Business overdraft

A business overdraft may be a convenient and useful way of settling your tax and VAT bills. Here’s the thing though: business overdrafts are hard to access because banks are reluctant to approve them nowadays. Even if you’re lucky and you get approved for an overdraft, or already have one, the credit limit might still be too low to settle all your payments.

There are lots of business overdraft alternatives available though. The most similar to overdrafts is revolving credit facilities, which are essentially the same thing minus the bank account. You get a pre-approved credit limit which is the maximum you can access, and dip into the facility when you need short-term cash.

Merchant cash advances

If your business uses card machines, merchant cash advances may be a good alternative to get some extra funds. With this kind of finance, the volume of your card transactions will be used as the basis for lending.

The lender gives you an advance based on your past card sales and then gets a percentage of your monthly card sales as repayment.

Instead of an interest rate, merchant cash advances give you a fixed fee. This means you have a fixed finish line that you need to reach with your monthly sales, instead of making payments actively with interest running constantly.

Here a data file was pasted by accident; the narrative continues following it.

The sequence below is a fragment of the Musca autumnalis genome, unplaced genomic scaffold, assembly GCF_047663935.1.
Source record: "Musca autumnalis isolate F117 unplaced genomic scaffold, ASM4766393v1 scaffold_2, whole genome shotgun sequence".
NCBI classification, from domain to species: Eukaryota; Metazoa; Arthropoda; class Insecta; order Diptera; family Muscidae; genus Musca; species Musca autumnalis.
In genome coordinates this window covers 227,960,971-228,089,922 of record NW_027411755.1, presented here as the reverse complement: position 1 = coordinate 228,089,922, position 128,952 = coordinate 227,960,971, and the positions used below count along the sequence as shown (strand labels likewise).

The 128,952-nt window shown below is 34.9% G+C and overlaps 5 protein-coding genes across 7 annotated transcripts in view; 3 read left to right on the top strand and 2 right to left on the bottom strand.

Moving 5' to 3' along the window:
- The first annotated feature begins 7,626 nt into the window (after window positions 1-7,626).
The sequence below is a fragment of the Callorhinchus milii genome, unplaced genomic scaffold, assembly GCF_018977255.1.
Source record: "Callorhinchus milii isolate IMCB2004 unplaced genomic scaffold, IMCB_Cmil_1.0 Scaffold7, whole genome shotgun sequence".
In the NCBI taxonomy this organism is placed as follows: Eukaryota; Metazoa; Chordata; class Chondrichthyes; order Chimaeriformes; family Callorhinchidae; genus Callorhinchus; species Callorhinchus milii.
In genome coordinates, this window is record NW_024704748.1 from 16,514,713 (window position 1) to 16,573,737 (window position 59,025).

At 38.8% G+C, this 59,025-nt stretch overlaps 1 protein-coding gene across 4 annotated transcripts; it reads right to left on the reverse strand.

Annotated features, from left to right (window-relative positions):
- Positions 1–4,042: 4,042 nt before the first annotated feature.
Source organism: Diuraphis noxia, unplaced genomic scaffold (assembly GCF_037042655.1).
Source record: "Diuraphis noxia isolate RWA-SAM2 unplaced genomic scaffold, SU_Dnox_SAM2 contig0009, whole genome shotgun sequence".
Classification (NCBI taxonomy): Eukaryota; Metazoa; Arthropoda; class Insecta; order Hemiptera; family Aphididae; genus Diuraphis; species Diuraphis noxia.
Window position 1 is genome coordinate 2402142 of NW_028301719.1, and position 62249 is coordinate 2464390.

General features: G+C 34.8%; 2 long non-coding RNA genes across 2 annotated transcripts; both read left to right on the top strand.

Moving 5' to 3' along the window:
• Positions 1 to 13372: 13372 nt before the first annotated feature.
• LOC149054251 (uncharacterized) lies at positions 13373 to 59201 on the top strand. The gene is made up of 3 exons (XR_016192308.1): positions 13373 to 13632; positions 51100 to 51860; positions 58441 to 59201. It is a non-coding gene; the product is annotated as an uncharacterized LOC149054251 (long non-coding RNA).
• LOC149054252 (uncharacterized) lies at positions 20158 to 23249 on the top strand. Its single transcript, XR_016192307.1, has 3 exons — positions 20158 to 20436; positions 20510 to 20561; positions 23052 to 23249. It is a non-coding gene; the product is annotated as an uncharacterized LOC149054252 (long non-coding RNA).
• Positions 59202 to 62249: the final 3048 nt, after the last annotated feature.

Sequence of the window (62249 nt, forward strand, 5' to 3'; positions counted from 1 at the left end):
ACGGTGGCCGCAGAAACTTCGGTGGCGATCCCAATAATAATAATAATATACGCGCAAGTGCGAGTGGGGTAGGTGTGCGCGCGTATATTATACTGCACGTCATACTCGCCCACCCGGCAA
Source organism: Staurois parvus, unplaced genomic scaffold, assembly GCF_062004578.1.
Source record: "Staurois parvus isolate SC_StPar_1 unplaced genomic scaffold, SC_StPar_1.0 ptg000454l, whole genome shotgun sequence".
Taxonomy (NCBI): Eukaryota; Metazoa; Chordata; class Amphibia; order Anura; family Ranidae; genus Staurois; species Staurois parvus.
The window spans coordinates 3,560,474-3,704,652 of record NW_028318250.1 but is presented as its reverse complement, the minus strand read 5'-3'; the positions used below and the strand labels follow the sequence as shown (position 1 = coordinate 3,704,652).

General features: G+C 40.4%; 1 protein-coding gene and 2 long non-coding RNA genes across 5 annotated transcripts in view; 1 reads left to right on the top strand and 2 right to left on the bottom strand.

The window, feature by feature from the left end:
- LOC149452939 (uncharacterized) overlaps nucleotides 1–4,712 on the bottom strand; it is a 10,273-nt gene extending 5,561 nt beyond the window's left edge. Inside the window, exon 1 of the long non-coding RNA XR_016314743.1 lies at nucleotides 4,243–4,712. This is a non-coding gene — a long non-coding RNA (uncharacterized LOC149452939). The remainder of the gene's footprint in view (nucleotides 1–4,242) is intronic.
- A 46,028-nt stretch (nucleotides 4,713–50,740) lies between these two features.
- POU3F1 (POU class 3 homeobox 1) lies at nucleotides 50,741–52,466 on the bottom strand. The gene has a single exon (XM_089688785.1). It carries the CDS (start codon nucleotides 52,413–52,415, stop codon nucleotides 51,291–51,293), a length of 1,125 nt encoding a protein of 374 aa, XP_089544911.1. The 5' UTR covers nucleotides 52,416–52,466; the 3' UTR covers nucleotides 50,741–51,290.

The amount you pay back every month depends on the volume of sales and your advance rate, which is usually 20–30%. In other words, the amount you repay goes up and down with your takings, and the higher your sales, the quicker you’ll repay the funds.

This type of funding tends to be expensive, but it’s a convenient way of getting finance because you don’t have to worry about missing your payment deadlines since the lender will automatically deal with it through your card machine.

Invoice finance

Another useful way to get finance is through money that customers owe your business. Sometimes, invoices get paid late, or the payment terms simply restrain your cash flow.

Invoice finance gives you an advance based on outstanding invoices. The lender will give you most of the amount immediately, and as soon as the invoices have been settled by your customers, you’ll get the remainder minus fees. This way you don’t have to wait for your customers to pay, and you can get on with your business as usual.

Final thoughts

Of course, in an ideal world, it’s better to plan ahead and manage tax bill payments year-on-year (or quarter-on-quarter). But sometimes these plans don’t work out, and it’s good to know that there are options that’ll help if you get caught out by your tax bill.

If you need help, matchmaking services like Funding Options can help you narrow down the search and find the finance that suits your company’s needs — so you can keep doing business in the knowledge that HMRC aren’t going to be giving you a ring any time soon.

Conrad Ford is Chief Executive of Funding Options, recently described by the Telegraph as “the matchmaking website for small businesses and lenders”. Funding Options has been selected by HM Treasury to help businesses find finance when they’re unsuccessful with the major banks, as part of the Bank Referral Scheme that launched in November 2016. @FundingOptions